The number of restaurants going bust has reached its highest level since 2010 with 1,123 businesses becoming insolvent in the first three quarters of 2018.
According to accountancy firm Price Bailey
, this is a 35% increase on the same period last year when 833 restaurant businesses went into insolvency.
More restaurant businesses went into insolvency in the first three quarters of 2018 than the whole of 2017, averaging nearly four restaurant businesses per day.
The number of restaurant sector insolvencies has risen steadily since 2010, from 674 that year, and is projected to exceed 1,500 for the first time by the end of 2018.
Price Bailey says that the restaurant sector is facing a “perfect storm” of adverse trading conditions, which are proving particularly challenging for the mid-range casual dining market.
A range of factors, including market saturation, rising costs and changing consumer spending habits are all piling the pressure on the beleaguered restaurant sector. This has forced a rising number of well-known chains into insolvency in 2018, including Byron, Gaucho and Sir Terrance Conran’s Prescott & Conran group of restaurants.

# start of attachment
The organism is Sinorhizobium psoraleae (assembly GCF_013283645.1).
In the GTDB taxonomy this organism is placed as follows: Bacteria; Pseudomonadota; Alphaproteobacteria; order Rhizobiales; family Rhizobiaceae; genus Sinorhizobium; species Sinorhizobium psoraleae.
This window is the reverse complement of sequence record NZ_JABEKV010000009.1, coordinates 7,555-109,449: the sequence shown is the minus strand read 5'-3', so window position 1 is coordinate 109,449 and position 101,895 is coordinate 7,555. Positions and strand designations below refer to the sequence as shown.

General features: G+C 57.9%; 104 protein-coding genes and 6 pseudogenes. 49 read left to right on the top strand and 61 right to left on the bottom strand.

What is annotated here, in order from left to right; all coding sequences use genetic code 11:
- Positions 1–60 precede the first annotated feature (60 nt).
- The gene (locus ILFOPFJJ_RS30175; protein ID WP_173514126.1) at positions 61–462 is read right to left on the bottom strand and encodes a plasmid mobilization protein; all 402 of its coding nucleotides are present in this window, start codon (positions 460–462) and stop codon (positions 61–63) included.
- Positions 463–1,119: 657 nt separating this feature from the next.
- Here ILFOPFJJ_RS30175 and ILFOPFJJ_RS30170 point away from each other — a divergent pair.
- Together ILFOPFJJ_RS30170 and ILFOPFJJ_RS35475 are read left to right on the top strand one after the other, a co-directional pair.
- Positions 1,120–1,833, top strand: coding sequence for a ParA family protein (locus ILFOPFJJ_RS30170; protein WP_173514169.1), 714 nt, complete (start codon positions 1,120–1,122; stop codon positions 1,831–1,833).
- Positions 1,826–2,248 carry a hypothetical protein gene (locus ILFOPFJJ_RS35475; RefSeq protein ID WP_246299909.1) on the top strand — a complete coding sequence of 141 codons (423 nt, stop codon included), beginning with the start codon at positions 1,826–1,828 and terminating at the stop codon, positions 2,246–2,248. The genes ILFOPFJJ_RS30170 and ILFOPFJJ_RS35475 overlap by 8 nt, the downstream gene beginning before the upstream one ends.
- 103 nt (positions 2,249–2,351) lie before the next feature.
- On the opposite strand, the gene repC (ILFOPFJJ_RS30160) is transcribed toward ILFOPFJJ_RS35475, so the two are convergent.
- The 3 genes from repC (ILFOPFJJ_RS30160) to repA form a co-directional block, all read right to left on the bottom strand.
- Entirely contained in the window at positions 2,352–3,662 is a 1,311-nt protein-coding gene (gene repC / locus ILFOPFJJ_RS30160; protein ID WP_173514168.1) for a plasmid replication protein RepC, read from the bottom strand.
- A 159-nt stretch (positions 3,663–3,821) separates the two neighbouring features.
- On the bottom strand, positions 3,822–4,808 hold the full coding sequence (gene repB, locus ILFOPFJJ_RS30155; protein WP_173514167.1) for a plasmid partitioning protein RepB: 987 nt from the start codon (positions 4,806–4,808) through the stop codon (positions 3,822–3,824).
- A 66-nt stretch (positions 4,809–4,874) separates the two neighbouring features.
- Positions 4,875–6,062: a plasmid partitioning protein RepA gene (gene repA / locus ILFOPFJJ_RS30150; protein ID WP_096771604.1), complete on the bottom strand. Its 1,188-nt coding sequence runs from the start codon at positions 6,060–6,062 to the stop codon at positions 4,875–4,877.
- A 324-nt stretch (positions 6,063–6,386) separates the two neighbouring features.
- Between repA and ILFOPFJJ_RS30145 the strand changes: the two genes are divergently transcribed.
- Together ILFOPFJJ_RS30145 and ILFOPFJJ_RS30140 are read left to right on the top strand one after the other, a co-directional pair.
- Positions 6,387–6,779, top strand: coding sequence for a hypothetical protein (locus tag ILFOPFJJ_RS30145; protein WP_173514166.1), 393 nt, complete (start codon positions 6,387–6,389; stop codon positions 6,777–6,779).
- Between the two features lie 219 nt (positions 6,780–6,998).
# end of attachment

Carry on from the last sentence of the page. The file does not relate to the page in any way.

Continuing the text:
Paul Pittman, partner at Price Bailey, comments: “The challenging trading conditions facing the restaurant sector continue to claim ever greater numbers of casualties. 2018 is already the toughest year for the sector since the financial crisis with a record number of restaurant groups calling in administrators.
“The upper end of the sector in London is facing less pressure than the mid-range casual dining market. There was a huge private equity fuelled expansion in the mid-market, which led to over-saturation, leaving too many restaurants competing for customers. With margins still being squeezed we will continue to see the less viable businesses and sites in the sector under threat of closure.”
He adds: “Restaurants are having to contend with rising costs, such as pressure to implement the National Living Wage, and the apprenticeship levy, which shifted some of the costs of training apprentices onto employers. Brexit has also sapped consumer confidence and pushed consumers towards the food delivery market, with brands such as Just Eat and Deliveroo capitalising.”
Price Bailey points out that social media is accelerating changes in consumer tastes with people increasingly looking for novel dining experiences. As a result, restaurants can rapidly find themselves out of favour.
Paul adds: “Chain restaurants are particularly vulnerable to changing consumer fads. What was once flavour of the month can quickly go out of fashion. The cost of acquiring leases and outfitting restaurants can run into the millions per site in prime city centre locations. You need a sustainable customer base to absorb that risk.”